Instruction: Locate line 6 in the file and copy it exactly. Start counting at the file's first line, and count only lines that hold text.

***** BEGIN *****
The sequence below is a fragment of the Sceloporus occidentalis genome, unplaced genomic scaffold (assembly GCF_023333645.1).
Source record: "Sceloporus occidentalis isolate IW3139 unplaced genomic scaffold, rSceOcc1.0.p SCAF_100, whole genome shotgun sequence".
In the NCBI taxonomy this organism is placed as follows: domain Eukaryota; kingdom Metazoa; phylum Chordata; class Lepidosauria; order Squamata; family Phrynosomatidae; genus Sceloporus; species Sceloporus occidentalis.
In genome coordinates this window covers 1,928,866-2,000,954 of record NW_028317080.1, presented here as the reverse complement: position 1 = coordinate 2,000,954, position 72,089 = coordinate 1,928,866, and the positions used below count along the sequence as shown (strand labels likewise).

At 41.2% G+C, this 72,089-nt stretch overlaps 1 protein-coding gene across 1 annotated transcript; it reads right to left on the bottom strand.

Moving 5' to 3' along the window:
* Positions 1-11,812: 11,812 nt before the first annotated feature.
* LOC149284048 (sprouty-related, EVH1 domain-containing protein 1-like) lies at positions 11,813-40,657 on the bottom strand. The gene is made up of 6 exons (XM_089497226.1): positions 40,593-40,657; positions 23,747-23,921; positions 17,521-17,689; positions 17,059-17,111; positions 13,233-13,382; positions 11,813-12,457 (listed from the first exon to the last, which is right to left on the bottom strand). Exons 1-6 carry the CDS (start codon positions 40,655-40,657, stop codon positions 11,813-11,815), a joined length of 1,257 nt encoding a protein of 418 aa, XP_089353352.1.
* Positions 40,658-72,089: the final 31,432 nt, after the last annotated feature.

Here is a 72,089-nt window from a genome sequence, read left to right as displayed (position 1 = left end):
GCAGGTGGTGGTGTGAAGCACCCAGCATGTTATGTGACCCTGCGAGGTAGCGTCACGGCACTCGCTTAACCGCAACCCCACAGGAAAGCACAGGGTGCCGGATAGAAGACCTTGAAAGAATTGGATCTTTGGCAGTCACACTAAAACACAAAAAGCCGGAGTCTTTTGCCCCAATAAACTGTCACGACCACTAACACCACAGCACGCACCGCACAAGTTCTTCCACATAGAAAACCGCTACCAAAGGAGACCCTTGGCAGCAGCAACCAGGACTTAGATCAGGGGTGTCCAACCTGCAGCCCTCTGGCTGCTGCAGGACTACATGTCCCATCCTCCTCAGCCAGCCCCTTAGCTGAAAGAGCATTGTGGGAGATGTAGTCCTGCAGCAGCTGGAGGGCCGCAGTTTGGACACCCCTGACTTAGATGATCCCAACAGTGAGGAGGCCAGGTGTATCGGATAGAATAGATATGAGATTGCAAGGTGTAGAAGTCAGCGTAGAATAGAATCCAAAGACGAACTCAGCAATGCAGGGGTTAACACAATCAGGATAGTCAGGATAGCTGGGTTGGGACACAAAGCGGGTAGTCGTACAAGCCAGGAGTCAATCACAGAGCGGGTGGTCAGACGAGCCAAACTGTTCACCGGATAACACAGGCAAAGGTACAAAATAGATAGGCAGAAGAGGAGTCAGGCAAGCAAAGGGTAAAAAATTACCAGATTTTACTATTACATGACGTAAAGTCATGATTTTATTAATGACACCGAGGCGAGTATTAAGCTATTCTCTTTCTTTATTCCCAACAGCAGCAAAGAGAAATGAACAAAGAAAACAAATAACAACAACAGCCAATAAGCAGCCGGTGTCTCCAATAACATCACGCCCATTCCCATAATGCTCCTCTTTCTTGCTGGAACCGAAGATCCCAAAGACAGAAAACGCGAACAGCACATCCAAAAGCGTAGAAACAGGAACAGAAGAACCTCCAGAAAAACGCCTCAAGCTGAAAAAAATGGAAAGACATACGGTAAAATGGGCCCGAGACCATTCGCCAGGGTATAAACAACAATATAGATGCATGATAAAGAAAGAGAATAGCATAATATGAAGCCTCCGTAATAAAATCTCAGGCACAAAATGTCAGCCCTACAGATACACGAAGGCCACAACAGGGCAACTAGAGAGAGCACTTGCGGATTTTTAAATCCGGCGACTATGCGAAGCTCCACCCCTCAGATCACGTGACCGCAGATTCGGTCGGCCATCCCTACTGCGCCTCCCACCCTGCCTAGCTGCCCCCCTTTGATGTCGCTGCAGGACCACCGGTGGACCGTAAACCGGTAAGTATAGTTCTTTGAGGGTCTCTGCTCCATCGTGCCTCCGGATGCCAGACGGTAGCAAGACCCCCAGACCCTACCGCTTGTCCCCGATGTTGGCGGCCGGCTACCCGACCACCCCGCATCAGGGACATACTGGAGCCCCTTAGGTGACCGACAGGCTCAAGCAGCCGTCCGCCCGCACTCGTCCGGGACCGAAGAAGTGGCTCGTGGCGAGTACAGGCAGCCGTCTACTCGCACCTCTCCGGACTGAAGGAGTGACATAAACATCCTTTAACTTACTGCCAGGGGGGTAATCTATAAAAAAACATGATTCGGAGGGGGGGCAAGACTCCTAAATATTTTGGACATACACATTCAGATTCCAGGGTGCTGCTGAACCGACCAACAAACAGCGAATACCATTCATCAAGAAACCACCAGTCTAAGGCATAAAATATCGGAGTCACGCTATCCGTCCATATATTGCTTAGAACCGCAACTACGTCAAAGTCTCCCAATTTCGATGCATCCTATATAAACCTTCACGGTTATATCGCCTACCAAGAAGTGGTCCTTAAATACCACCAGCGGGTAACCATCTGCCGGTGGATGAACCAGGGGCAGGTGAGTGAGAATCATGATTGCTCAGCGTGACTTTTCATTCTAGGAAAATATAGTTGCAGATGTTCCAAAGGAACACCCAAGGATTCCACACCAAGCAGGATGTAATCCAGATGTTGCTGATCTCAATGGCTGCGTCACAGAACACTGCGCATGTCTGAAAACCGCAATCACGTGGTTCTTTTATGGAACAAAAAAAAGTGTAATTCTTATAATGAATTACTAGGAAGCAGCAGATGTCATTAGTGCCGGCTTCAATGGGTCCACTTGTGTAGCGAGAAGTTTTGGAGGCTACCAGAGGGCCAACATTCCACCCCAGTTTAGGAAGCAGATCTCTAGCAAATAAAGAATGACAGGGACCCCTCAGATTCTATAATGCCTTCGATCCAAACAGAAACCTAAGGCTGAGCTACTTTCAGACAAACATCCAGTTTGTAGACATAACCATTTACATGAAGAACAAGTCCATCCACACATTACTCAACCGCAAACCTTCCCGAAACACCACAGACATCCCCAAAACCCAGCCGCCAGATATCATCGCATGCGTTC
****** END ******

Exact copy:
Moving 5' to 3' along the window: